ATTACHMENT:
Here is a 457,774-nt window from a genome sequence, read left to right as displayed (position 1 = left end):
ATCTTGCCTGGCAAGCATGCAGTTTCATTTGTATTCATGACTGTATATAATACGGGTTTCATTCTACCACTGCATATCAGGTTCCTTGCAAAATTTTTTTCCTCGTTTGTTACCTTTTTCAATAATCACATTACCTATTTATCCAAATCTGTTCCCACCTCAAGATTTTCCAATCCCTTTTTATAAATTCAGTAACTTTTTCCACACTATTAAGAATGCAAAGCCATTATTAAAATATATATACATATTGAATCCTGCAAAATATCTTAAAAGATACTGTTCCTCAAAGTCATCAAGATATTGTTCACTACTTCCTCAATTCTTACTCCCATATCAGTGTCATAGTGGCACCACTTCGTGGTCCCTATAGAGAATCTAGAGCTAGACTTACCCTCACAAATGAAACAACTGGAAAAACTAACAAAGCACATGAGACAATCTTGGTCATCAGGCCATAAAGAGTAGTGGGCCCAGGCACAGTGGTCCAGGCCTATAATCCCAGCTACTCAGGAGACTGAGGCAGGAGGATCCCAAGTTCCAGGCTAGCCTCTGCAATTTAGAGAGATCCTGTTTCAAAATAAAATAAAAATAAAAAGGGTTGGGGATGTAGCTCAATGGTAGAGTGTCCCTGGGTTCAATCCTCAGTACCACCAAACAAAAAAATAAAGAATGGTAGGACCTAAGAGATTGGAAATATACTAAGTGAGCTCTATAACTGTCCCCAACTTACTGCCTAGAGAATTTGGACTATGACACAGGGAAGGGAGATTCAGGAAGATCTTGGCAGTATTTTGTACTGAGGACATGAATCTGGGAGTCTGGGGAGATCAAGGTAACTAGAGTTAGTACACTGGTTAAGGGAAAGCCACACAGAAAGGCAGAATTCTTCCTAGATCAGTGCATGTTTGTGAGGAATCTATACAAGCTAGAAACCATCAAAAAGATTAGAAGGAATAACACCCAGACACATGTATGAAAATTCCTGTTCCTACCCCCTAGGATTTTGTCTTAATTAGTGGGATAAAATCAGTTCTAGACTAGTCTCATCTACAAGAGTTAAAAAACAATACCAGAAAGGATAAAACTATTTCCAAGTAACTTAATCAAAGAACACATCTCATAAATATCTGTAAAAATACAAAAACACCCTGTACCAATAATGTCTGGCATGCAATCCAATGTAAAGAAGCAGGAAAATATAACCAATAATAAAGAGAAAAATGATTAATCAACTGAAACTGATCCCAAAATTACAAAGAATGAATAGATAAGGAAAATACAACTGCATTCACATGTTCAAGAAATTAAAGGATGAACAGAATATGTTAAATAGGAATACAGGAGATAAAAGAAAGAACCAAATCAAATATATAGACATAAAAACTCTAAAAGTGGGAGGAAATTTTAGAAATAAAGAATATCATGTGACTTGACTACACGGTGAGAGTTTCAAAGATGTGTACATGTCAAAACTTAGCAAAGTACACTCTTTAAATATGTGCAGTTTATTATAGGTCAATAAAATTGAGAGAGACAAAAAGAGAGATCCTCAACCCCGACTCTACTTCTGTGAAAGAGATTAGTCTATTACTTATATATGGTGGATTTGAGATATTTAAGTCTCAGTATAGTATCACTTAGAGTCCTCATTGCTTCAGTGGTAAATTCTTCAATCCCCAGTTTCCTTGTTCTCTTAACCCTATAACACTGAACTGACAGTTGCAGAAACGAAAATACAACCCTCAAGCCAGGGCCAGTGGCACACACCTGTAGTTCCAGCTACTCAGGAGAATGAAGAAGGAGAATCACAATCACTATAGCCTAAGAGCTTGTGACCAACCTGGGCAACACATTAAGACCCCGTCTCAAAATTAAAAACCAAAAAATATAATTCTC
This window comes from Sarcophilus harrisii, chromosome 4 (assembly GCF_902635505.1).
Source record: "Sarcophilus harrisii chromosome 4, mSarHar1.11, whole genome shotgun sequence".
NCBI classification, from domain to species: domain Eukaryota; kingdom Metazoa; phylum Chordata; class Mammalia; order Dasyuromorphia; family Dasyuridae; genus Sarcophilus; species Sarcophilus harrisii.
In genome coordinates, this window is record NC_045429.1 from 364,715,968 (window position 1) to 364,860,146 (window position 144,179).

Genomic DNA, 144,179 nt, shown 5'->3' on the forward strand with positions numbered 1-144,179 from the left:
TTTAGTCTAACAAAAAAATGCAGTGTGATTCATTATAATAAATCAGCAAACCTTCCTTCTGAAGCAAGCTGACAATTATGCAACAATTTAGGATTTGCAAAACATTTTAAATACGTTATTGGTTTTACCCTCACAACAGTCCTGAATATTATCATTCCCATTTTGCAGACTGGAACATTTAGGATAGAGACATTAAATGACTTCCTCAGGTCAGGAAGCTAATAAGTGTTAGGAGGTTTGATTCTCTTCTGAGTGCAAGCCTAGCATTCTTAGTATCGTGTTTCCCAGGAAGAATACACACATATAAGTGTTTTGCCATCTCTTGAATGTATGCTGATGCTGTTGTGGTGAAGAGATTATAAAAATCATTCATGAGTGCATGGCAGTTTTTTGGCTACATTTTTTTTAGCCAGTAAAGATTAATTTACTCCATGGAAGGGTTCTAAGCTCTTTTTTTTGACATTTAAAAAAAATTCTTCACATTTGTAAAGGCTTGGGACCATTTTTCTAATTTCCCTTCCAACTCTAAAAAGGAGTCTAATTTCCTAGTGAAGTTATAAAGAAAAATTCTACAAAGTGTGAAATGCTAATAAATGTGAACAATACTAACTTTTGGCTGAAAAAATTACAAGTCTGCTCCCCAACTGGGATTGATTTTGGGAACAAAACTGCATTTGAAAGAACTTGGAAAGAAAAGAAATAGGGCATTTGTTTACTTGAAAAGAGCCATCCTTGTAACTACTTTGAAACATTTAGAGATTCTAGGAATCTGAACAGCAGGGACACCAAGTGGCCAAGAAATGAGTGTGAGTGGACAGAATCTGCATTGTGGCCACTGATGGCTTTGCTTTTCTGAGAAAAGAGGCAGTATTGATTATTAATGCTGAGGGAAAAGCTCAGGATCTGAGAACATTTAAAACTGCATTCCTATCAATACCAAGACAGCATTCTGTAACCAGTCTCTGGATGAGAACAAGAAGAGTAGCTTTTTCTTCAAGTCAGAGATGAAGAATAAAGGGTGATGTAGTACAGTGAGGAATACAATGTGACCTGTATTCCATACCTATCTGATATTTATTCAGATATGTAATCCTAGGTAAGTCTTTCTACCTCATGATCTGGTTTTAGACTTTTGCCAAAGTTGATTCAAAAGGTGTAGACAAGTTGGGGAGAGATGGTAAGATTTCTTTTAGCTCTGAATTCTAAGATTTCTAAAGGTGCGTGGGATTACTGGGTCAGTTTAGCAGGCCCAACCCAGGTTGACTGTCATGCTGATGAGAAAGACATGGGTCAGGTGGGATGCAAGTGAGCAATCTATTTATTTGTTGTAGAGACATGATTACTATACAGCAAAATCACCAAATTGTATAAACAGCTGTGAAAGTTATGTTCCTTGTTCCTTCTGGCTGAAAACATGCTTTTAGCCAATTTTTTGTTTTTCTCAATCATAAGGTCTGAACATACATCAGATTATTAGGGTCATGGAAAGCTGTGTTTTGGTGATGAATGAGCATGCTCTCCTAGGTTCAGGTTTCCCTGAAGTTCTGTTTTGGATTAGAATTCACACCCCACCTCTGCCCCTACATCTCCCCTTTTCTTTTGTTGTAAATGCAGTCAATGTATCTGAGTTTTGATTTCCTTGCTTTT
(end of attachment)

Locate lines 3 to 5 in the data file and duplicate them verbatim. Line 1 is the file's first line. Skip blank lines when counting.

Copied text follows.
This window comes from Sarcophilus harrisii, chromosome 4 (assembly GCF_902635505.1).
Source record: "Sarcophilus harrisii chromosome 4, mSarHar1.11, whole genome shotgun sequence".
NCBI classification, from domain to species: domain Eukaryota; kingdom Metazoa; phylum Chordata; class Mammalia; order Dasyuromorphia; family Dasyuridae; genus Sarcophilus; species Sarcophilus harrisii.